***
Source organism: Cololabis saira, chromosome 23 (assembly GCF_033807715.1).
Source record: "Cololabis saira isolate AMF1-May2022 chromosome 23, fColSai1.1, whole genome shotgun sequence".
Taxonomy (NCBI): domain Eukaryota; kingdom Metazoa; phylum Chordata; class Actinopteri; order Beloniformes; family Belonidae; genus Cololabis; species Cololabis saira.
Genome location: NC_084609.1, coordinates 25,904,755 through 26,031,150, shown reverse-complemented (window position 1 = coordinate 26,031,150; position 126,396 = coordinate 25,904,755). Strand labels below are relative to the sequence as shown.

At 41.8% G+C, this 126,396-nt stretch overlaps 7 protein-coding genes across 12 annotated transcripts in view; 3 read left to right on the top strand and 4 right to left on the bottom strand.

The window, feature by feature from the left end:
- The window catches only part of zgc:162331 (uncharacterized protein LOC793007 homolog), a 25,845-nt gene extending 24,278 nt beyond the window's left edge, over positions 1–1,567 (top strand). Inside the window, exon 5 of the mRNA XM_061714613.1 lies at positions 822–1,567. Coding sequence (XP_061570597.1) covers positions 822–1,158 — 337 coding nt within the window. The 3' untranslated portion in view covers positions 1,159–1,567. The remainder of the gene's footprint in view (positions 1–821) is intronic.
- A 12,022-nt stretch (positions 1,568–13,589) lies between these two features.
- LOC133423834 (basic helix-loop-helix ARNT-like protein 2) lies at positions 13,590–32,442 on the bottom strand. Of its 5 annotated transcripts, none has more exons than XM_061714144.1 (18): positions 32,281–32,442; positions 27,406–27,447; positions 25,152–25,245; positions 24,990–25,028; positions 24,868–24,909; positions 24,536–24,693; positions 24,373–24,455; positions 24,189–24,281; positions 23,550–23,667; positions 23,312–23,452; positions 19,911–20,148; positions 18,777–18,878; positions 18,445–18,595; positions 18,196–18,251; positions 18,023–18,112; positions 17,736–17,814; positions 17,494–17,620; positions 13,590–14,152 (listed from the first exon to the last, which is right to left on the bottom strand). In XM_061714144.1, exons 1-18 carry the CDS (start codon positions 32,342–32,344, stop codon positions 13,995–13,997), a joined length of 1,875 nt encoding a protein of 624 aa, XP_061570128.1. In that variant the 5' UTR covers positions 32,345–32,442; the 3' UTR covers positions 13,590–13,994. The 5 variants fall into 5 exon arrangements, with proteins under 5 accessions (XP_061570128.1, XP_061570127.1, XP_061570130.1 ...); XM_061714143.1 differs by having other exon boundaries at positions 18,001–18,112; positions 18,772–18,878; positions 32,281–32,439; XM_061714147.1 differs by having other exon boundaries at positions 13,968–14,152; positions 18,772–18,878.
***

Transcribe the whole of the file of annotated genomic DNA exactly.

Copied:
Source organism: Cololabis saira, chromosome 23 (assembly GCF_033807715.1).
Source record: "Cololabis saira isolate AMF1-May2022 chromosome 23, fColSai1.1, whole genome shotgun sequence".
Taxonomy (NCBI): domain Eukaryota; kingdom Metazoa; phylum Chordata; class Actinopteri; order Beloniformes; family Belonidae; genus Cololabis; species Cololabis saira.
Genome location: NC_084609.1, coordinates 25,904,755 through 26,031,150, shown reverse-complemented (window position 1 = coordinate 26,031,150; position 126,396 = coordinate 25,904,755). Strand labels below are relative to the sequence as shown.

At 41.8% G+C, this 126,396-nt stretch overlaps 7 protein-coding genes across 12 annotated transcripts in view; 3 read left to right on the top strand and 4 right to left on the bottom strand.

The window, feature by feature from the left end:
- The window catches only part of zgc:162331 (uncharacterized protein LOC793007 homolog), a 25,845-nt gene extending 24,278 nt beyond the window's left edge, over positions 1–1,567 (top strand). Inside the window, exon 5 of the mRNA XM_061714613.1 lies at positions 822–1,567. Coding sequence (XP_061570597.1) covers positions 822–1,158 — 337 coding nt within the window. The 3' untranslated portion in view covers positions 1,159–1,567. The remainder of the gene's footprint in view (positions 1–821) is intronic.
- A 12,022-nt stretch (positions 1,568–13,589) lies between these two features.
- LOC133423834 (basic helix-loop-helix ARNT-like protein 2) lies at positions 13,590–32,442 on the bottom strand. Of its 5 annotated transcripts, none has more exons than XM_061714144.1 (18): positions 32,281–32,442; positions 27,406–27,447; positions 25,152–25,245; positions 24,990–25,028; positions 24,868–24,909; positions 24,536–24,693; positions 24,373–24,455; positions 24,189–24,281; positions 23,550–23,667; positions 23,312–23,452; positions 19,911–20,148; positions 18,777–18,878; positions 18,445–18,595; positions 18,196–18,251; positions 18,023–18,112; positions 17,736–17,814; positions 17,494–17,620; positions 13,590–14,152 (listed from the first exon to the last, which is right to left on the bottom strand). In XM_061714144.1, exons 1-18 carry the CDS (start codon positions 32,342–32,344, stop codon positions 13,995–13,997), a joined length of 1,875 nt encoding a protein of 624 aa, XP_061570128.1. In that variant the 5' UTR covers positions 32,345–32,442; the 3' UTR covers positions 13,590–13,994. The 5 variants fall into 5 exon arrangements, with proteins under 5 accessions (XP_061570128.1, XP_061570127.1, XP_061570130.1 ...); XM_061714143.1 differs by having other exon boundaries at positions 18,001–18,112; positions 18,772–18,878; positions 32,281–32,439; XM_061714147.1 differs by having other exon boundaries at positions 13,968–14,152; positions 18,772–18,878.